Survey finds majority support for digital health apps in the NHS, but concerns remain

Alarming findings reveal that users neglect to check clinical credentials and privacy policies. To address this, ORCHA launches Think SAFE campaign for informed app choices.

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A recent survey conducted by the Organisation for the Review of Care and Health Apps (ORCHA) reveals that 68% of respondents believe that digital health apps should be incorporated into the National Health Service (NHS) in the UK.

The survey also highlights a significant increase in general practitioners (GPs) recommending digital health apps to their patients. GPs in London were found to recommend health apps more than those in other regions. Furthermore, 47% of the survey participants stated they already used a health app.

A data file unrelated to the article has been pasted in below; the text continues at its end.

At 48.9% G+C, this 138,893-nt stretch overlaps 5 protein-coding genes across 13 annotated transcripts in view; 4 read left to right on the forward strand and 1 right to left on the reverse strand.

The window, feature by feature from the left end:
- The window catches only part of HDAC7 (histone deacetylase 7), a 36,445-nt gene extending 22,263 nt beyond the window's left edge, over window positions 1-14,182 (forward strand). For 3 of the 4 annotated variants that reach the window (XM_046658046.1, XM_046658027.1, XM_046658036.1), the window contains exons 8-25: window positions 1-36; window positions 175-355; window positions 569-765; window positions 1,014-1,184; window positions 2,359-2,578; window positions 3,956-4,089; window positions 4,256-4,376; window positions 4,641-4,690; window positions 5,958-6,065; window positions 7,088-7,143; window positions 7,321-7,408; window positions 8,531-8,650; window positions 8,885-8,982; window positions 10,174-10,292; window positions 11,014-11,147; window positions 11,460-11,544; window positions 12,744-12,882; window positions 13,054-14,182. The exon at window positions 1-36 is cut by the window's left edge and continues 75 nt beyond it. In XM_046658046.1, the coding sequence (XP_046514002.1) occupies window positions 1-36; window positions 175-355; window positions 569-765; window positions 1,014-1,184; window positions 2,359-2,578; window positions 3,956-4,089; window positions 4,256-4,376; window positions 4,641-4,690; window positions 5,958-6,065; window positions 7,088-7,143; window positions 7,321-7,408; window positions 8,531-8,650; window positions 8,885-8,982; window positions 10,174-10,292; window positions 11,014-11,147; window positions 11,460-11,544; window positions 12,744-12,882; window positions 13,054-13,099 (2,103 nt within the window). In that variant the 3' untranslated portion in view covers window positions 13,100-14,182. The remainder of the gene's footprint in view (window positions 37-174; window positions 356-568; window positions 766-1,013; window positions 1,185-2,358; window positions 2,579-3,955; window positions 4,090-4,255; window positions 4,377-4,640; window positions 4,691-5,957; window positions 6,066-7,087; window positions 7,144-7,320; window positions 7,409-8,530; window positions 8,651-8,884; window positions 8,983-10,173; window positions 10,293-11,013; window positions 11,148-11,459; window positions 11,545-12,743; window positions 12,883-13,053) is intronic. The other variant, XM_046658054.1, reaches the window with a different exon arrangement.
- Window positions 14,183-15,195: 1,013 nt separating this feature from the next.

However, the study uncovers alarming statistics, indicating that users often overlook important considerations such as clinical credentials and privacy policies when selecting health apps. Instead, 30% relied on consumer reviews on app stores for protection, which is not a reliable indicator of app quality. Dr Simon Leigh, ORCHA’s research director, emphasized the importance of proper scrutiny and compared the lack of caution to buying unapproved pills without proper regulation.

To address these concerns, ORCHA is launching a consumer campaign called Think SAFE to guide individuals in making safe and informed choices when downloading health apps. ORCHA previously introduced the country’s first Digital Health Formulary, allowing healthcare professionals to prescribe more complex apps safely and integrate them into patient record systems.